SLSNZ IRB Nationals Paekakariki 2006
Saturday 1st April arrived at Paekakariki Beach to an announcement through the intercom that due to the cold water temperatures the officials were going to retire until it warmed up. April 1st, one up to Gums on the mike, announcements like this don't seem out of place just lately in the news or on TV. It's Like April 1st all year.

Back to the serious stuff, the event we have been waiting for all year, the show down of the iron crews in their/our rubber boats.  Paekakariki Saturday it was cold, no sun and with an onshore wind of 10 knots producing one meter choppy conditions.    Not big enough to get a good run at but big enough to wreck a good run if you took your eye off the ball. So there were few stray maneuvers - missed pick-ups and driverless boats, which can happen when the starters 303 signals the race start, all that practice and training is set in motion but flat out.
This is crunch time and it will catch the experienced out as we will see later.
Oddly enough a really "big surf" IRB event like there was at Kariotahi (Auckland Champs 2003) can have a settling effect on crews as this event was run in 3 to 4M big surf swells produced some thrilling races, but with no crew handling errors I saw.
It wasn't till after the racing was over that we found out that all the crews were Novices
That would account for the look of shear joy on faces of some returning teams. However Jim Coe's rescues/competitions exploits that took place in the long boats before ducks or jet boats came on the scene put the day's competitions into perspective.

The racing action is hotting up as we get into the semi finals, the wins and near wins are cheered and the disappointments shared by us all for the loses. It can take years to perfect the skills demonstrated by the top crews, and they are a sheer joy to watch even in flat water as the Sunday turned out to be.
The teams' event is always interesting and more difficult to get right and as with the other events it reflects true beach rescue situations that the IRB crews face.
Flat out driving is not the normal rescue mode of operating the IRBs obviously, but for IRB driver it makes for an exciting ride back to the beach one up with 30HP after
dropping the bowman out at the buoy.
So to Sunday and the sea is like a millpond, no wind but a lot warmer at 18Deg. Competing teams points score totals are announced so the screws go on making every point count in getting the medals and the trophies the teams have worked hard for.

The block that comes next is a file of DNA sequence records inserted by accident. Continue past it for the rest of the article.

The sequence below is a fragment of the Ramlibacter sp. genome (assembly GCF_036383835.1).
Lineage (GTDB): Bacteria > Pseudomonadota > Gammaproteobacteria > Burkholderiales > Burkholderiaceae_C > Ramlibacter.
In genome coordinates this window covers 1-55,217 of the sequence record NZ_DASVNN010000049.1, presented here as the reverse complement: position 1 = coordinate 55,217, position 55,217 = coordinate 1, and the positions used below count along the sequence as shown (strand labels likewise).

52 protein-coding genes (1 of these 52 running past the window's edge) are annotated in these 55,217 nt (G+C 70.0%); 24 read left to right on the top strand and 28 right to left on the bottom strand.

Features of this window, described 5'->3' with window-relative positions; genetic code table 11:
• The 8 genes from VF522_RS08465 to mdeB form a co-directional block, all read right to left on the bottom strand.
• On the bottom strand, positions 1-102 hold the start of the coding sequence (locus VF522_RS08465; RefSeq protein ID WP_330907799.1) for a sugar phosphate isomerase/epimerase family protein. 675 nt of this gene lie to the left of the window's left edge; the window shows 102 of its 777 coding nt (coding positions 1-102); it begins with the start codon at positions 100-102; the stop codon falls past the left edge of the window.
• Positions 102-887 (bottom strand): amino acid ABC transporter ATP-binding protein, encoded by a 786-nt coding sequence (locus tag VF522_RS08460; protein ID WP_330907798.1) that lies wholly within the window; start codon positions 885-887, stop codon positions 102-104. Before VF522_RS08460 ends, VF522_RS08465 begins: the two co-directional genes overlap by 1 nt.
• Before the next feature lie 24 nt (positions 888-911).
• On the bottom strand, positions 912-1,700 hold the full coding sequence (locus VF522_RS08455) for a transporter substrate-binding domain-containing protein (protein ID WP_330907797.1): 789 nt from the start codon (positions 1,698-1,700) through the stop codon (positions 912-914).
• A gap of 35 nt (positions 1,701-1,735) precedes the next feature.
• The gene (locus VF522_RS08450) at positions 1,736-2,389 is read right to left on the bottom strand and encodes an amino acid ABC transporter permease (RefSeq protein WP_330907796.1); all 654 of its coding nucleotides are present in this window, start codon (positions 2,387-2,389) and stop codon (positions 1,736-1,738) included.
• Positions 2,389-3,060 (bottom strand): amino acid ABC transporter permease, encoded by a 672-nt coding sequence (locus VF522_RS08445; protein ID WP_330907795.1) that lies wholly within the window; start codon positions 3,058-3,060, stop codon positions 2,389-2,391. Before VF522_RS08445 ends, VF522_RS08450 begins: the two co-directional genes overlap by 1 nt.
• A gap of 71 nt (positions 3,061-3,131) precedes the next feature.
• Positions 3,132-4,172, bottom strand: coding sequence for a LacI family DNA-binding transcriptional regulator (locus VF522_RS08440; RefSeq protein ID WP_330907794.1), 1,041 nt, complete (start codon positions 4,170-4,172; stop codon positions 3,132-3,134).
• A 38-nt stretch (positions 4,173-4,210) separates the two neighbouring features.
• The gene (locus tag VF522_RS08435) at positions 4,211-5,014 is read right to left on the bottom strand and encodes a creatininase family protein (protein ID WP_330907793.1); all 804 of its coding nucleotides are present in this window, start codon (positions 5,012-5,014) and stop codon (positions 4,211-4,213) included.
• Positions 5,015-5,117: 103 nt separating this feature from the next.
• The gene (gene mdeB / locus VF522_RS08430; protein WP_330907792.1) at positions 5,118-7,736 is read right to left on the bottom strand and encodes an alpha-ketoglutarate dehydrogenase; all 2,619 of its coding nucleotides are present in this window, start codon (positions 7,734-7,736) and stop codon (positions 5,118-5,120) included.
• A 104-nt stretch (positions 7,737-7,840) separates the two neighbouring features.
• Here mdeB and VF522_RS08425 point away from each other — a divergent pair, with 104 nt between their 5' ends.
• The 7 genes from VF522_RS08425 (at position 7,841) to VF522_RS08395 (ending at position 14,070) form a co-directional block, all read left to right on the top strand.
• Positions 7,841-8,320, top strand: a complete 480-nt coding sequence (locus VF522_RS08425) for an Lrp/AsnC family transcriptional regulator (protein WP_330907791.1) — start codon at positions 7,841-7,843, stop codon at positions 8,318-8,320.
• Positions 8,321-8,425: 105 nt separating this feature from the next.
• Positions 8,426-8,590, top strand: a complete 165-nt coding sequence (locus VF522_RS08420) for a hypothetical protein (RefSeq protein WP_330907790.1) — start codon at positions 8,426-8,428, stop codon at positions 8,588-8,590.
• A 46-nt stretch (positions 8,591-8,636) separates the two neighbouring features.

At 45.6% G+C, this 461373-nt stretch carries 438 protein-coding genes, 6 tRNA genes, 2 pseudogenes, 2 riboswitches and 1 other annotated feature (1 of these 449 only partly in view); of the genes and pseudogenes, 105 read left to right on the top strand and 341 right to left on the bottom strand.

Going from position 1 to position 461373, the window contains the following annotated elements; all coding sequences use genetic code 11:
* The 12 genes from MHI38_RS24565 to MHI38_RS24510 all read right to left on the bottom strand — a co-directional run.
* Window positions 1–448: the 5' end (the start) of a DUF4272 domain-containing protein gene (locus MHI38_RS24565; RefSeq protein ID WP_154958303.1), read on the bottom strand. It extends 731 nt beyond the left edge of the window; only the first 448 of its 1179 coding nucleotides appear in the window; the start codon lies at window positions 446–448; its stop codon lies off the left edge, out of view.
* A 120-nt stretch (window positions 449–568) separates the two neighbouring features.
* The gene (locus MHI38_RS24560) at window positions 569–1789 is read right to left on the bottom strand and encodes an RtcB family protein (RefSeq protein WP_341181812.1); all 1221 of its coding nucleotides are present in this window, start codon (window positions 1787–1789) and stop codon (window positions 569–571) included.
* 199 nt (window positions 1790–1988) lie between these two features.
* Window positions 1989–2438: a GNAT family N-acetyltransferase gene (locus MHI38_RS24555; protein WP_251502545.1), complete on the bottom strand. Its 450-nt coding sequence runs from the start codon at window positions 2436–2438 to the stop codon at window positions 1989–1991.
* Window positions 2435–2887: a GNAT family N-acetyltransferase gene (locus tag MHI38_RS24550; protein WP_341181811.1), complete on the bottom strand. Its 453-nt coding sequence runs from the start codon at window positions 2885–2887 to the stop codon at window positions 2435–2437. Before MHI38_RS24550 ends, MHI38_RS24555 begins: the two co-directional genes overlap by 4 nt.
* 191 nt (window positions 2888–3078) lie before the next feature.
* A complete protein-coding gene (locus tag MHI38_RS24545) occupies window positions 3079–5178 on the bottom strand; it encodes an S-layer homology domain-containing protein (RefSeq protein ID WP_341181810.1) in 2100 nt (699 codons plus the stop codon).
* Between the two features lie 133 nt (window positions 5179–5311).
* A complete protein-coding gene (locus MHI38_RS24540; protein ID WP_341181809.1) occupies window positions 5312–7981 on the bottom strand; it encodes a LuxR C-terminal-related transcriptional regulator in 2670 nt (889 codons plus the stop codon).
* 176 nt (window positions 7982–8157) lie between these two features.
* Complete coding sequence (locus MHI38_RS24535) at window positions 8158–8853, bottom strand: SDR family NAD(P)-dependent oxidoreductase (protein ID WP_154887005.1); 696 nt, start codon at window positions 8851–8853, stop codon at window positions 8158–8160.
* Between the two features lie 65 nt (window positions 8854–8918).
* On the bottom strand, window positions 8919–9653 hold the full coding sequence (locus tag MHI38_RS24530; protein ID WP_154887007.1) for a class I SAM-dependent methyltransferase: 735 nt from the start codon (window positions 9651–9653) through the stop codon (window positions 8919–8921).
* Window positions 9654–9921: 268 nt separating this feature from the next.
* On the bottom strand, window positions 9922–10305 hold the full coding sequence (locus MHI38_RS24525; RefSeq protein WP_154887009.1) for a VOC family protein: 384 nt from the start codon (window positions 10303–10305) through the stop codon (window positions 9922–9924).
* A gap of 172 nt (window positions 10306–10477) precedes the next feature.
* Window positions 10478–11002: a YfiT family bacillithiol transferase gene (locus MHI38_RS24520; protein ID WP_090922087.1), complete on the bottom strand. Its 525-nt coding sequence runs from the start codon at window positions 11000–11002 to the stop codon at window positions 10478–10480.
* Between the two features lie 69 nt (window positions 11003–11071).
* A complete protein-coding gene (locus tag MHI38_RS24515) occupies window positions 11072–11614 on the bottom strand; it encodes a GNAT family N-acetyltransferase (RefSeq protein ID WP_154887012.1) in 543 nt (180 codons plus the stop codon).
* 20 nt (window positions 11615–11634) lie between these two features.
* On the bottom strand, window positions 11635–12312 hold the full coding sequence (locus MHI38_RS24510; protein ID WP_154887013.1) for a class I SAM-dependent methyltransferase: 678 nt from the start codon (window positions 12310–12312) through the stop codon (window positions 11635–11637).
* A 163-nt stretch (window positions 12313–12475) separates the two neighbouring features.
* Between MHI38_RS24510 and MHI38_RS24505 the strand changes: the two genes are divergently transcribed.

The Duck TrophyThe racing carries on nonstop. Premier Assemble final Andrew cant get off the beach, the waters gone from under the boat having dragged it out to were it was at the starters gun, 5 second pass before there off but the rest of the crews have a huge lead and its 5th place instead of a meddle. Having blitzed the field in the Tube Rescue event on Saturday.Open teams event final Justin (Wainui) elects to go second driver but Chris and Jaron  (Fitzroy) pullout such a lead by taking the start (first driver) that Justin although closing rapidly on Fitzroy's second driver is unable to peg it back and misses his pick up.   I find this out in the clubhouse after it's all over. Thanks for that Russell, for the story and the beer. Check out the results on http://www.surflifesaving.org.nz/
Big thanks also to the host club the officials the tireless work teams, catering staff and all the other volunteer helpers and not forgetting the IRB lifeguards involve who made this another success competition, a warm fuzzes event. Where catching up with past IRB champions, crews, officials, supporters, meeting families, some now as competitors, and swapping tall stories, is well, just Cool.

Congratulations to all the Winners.

The new Arancia Trophy for top Premier IRB Champion crew went to Chris Scott and Jaron Mumby (Fitzroy), making them the first Four times NZ IRB Premier Champions.
The Old IRB Arancia Cup competed for every year since1980, Chris and Jaron won for
Opunake for the last three years equaling Craig Ashman and Ryan Street, also from Opunake, three wins 1995-1997.The old cups was retired to Surf House Wellington.

Bronze DucksNew Premier Champion Duck Trophy (resin bronze) story
It was found, or should we say it spotted us as this ducks eye followed me as we walked past a shop window at Henley-in-Arden in the UK late last year. We had to go back and look at "the" duck closer, surrounded with all its shop mates - dogs cats rabbits pigs, it must have been thinking to migrate somewhere warmer for the UK winter. And these two NZ travelers would do, all 5kgs of it. So much for traveling light.
Ode, Duck seemed to become invisible to airport security x-ray at Heathrow, if x-rayed it would have shown up, as it was only wrapped up in my luggage on the flight back to NZ. So much for security or bird flue. The airport security X-ray staff at Auckland when we flew down to Paekakariki a month latter didn't miss "Duck", and had a good laugh after checking it had no feathers or Flue.
We had to fly down of course; Trophy Duck wouldn't go by car.

Take care till the next IRB gathering.

John  & Chris